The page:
Both sides are now awaiting a judge’s ruling in a remarkable battle between a single dad and the high-tech powerhouse.
Our sister station KGO-TV in San Francisco spoke to Mark Redman about his story and why an ordinary citizen took on one of the world’s biggest companies.
It began when his son Bobby’s Oculus VR headset broke down last summer while still under warranty.
“They told us they were out of stock. After three months went by, I said, ‘I want my money back.’ They said, ‘No, we’re not gonna do that; we’ll give you some extra credits,’ “Redman said.
Redman complained to the Better Business Bureau. Oculus never responded.
Then Redman saw hundreds of similar complaints online; he got upset that the large company was ignoring legions of customers.
The BBB gave an F rating to Oculus and its owner Facebook.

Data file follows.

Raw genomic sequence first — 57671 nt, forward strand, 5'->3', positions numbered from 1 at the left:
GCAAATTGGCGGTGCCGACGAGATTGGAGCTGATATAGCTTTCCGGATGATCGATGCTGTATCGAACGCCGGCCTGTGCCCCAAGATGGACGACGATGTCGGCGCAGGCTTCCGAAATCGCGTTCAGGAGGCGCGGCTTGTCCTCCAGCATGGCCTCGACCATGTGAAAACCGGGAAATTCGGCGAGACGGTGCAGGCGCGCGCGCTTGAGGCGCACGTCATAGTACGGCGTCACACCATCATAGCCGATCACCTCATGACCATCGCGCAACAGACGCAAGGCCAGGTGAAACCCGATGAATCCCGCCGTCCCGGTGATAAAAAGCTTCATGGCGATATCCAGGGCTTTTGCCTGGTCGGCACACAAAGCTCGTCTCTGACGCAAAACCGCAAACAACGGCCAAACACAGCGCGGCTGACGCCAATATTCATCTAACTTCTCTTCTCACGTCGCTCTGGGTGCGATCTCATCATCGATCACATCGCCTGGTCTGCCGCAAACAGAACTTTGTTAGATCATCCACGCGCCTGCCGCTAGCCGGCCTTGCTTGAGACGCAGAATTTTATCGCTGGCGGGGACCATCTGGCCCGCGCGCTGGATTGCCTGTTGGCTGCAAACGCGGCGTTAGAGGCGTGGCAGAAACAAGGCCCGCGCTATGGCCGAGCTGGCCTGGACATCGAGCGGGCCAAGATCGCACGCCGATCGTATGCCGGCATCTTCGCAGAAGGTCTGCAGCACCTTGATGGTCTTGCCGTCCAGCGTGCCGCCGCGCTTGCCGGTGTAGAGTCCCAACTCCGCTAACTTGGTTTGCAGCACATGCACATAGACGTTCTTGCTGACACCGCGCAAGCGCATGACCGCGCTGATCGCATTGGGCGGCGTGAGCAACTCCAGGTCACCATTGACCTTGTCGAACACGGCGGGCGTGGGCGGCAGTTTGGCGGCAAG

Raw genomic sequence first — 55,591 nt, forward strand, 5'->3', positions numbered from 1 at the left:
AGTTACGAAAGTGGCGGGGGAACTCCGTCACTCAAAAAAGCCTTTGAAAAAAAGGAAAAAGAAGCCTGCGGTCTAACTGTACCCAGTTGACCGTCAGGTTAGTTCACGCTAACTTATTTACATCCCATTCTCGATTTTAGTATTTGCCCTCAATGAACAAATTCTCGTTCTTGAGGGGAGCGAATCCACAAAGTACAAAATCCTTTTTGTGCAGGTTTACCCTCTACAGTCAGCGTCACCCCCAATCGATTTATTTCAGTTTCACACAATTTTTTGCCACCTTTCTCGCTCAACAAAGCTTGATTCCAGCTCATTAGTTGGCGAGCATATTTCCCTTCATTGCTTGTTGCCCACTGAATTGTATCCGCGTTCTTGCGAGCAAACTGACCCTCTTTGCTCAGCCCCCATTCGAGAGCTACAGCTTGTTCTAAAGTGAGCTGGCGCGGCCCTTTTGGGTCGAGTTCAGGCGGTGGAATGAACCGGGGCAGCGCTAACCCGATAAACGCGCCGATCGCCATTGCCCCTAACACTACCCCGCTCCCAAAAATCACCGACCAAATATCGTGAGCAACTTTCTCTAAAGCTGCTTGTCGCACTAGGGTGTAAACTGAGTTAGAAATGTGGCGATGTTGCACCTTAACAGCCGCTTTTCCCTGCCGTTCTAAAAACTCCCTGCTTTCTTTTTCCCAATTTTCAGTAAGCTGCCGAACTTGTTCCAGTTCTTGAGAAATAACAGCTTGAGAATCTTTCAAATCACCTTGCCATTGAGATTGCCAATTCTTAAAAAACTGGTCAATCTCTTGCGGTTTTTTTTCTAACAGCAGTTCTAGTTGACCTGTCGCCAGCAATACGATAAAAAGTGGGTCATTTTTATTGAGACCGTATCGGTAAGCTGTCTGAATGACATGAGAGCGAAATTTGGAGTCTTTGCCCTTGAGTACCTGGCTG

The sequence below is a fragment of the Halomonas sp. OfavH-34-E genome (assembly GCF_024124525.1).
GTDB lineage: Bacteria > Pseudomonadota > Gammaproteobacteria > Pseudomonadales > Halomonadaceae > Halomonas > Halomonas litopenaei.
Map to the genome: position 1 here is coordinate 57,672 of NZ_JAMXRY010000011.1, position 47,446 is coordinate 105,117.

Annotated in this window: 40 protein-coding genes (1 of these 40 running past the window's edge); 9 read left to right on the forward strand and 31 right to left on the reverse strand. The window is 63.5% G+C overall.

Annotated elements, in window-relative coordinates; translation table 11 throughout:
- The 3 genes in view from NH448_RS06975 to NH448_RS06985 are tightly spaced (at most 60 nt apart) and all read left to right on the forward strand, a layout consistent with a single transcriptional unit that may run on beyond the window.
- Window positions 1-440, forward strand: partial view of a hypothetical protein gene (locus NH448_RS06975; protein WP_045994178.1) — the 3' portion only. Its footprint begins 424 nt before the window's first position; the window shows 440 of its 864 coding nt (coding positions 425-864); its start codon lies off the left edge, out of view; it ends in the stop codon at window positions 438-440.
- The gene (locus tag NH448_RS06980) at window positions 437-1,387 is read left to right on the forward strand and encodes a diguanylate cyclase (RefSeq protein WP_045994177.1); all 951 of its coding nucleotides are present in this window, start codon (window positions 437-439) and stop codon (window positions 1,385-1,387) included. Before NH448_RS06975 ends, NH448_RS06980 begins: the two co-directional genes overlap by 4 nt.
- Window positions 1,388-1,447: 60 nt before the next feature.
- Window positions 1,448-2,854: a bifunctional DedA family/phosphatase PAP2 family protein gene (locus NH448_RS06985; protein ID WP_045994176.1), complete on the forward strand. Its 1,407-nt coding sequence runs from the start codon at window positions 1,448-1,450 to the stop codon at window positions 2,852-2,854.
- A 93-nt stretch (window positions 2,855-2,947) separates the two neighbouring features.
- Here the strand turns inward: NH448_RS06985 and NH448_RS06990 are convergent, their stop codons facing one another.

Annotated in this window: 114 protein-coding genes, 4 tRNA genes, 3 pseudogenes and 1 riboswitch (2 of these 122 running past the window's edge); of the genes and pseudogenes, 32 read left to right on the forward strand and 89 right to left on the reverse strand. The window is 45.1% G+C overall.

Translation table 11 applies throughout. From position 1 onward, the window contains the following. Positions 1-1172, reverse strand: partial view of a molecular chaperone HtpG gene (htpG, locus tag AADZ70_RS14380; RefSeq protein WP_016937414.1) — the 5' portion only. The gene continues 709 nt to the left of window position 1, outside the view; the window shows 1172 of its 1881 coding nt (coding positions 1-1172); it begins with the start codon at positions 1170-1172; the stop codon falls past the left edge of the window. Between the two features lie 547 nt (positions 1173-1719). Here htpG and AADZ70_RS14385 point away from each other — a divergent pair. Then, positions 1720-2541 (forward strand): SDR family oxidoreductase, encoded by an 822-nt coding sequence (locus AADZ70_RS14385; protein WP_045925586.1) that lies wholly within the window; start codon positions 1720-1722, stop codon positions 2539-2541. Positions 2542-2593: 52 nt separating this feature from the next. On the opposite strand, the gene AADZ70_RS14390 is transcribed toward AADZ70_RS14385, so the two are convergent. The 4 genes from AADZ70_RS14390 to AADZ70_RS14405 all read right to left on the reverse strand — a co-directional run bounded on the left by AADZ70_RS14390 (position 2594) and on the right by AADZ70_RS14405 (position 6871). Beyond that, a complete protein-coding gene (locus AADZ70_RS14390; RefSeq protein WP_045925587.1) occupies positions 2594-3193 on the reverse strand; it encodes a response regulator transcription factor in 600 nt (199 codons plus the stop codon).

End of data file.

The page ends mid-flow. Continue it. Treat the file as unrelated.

Months later, Redman filed suit in small claims court.
“It’s not about the money, it’s the principle. It’s just ridiculous how these large companies treat the consumer,” Redman said.
He spent hundreds of dollars trying to find where to serve court papers.
Facebook sent high-powered attorneys, Orrick, Herrington and Sutcliffe, to try to stop the lawsuit.
Finally, on Monday, the father and son got their day in court.
Redman showed the judge a 377-page book full of documents, showing all his efforts to get Oculus to honor a warranty.
“My emails to Oculus, Bobby’s emails to Oculus, my emails to the attorneys, the attorney’s responses …” Redman said as he went through the documents for KGO’s cameras.
“The judge was not impressed with what they did to me. Her eyes opened up wide when she saw all my documentation,” Redman said. “A large corporation like this, making a parent come to court and have to fight this hard to get a refund, it’s egregious and outrageous.”
Mark and Bobby Redman emerged from the courtroom with a gift – a new Oculus headset, which Facebook gave them in the courtroom.
“They apologized for all we went through, they were very nice …” Redman said. “They offered it to us as a gift for my son for everything he went through.”
Now, Redman and Facebook are awaiting the judge’s ruling on possible damages.
Facebook, owned by Meta, did not respond to a request for comment.
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